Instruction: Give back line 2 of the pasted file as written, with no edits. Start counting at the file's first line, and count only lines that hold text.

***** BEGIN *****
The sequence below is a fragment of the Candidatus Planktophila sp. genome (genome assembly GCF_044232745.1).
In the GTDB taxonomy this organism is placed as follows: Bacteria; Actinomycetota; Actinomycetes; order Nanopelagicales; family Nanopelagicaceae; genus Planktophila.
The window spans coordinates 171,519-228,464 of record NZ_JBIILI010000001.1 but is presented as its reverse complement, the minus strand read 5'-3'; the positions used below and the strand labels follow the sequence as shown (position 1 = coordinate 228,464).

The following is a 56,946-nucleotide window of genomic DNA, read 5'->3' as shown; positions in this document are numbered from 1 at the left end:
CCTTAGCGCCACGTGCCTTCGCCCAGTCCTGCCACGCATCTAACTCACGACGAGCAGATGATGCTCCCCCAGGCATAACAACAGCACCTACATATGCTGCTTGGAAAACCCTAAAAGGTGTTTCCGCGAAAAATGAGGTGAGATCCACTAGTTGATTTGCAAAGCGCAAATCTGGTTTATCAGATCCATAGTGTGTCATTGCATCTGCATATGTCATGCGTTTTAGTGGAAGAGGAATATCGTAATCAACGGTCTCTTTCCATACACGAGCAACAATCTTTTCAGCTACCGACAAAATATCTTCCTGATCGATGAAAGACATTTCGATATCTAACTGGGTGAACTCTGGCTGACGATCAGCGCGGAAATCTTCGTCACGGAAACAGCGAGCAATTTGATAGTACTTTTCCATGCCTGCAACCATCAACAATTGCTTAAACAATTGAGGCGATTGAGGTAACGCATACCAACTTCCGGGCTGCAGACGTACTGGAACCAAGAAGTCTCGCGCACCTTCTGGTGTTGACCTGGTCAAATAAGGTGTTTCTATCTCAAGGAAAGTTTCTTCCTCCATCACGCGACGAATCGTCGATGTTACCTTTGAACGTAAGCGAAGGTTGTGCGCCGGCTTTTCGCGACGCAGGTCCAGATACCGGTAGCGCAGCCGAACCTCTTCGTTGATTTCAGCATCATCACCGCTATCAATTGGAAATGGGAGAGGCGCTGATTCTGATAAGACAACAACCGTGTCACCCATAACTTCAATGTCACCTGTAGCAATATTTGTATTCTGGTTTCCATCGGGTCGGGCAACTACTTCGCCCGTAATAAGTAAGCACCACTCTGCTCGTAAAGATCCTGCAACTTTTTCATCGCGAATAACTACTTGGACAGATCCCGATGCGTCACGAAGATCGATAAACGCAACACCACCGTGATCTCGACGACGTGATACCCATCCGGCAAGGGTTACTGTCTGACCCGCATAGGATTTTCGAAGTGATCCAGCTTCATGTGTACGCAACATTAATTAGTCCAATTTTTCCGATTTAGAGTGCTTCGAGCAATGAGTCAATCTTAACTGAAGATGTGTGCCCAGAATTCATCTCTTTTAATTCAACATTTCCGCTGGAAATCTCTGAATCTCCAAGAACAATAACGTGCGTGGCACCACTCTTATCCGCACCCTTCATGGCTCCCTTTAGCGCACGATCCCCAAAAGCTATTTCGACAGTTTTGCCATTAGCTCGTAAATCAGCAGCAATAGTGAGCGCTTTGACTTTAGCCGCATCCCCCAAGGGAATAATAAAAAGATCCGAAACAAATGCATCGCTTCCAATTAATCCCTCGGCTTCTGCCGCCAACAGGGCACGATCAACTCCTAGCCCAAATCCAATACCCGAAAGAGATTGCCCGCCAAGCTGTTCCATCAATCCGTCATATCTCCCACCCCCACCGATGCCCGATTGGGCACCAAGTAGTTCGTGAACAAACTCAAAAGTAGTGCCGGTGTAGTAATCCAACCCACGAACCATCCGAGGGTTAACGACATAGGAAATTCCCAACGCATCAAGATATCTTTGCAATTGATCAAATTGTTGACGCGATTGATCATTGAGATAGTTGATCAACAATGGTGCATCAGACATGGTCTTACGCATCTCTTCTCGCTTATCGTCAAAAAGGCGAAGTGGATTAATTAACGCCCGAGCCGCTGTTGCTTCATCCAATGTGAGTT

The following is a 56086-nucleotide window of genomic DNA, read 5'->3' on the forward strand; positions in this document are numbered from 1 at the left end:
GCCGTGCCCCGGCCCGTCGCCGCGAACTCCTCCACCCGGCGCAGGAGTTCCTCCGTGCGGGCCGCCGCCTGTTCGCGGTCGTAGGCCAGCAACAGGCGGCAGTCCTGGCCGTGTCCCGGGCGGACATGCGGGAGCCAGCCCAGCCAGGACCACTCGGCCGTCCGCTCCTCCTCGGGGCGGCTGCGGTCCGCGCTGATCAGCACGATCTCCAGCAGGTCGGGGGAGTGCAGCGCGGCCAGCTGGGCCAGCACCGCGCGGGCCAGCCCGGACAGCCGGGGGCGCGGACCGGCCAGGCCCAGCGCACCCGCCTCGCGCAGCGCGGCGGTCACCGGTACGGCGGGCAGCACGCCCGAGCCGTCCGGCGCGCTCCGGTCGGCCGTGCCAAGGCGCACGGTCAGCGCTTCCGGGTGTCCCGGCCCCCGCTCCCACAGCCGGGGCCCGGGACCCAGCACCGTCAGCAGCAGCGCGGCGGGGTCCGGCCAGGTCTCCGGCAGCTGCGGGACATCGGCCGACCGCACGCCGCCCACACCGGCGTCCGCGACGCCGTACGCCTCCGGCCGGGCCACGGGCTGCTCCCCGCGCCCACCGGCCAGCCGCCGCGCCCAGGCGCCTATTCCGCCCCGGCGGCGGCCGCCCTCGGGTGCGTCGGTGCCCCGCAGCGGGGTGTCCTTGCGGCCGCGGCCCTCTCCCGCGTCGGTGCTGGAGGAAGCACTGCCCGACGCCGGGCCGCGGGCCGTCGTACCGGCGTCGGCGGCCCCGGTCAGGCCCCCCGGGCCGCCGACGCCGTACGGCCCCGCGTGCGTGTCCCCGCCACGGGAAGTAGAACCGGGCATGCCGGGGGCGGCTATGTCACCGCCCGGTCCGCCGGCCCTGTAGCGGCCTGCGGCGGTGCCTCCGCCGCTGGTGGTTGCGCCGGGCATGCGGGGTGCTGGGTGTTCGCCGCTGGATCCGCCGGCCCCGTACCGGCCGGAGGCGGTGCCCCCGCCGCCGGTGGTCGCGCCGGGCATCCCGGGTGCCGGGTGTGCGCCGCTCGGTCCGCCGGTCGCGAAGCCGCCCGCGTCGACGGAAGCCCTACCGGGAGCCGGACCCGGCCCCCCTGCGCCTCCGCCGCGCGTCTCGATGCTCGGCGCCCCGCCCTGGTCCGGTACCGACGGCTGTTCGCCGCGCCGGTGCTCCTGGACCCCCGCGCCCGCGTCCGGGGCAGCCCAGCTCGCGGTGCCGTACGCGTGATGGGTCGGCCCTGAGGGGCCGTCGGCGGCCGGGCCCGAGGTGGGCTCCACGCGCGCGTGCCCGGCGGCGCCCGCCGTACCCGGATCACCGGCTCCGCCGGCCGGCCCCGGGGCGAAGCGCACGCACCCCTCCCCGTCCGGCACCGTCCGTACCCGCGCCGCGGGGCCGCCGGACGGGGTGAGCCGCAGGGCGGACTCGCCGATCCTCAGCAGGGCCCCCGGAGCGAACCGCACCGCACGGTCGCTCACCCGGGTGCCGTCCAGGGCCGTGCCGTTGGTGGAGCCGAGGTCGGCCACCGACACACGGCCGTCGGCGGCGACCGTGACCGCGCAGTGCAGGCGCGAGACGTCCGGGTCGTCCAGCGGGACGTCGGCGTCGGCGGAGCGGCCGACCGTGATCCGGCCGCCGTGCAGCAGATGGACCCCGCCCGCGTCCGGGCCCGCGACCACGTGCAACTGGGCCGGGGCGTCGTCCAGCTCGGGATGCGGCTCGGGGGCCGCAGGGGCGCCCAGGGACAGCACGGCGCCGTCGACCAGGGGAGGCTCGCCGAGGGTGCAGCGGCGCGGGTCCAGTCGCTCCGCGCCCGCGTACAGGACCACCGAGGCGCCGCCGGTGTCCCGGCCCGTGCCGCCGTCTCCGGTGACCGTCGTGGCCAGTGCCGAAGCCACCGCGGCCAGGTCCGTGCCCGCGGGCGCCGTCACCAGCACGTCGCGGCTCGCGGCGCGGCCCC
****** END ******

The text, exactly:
In the GTDB taxonomy this organism is placed as follows: Bacteria; Actinomycetota; Actinomycetes; order Nanopelagicales; family Nanopelagicaceae; genus Planktophila.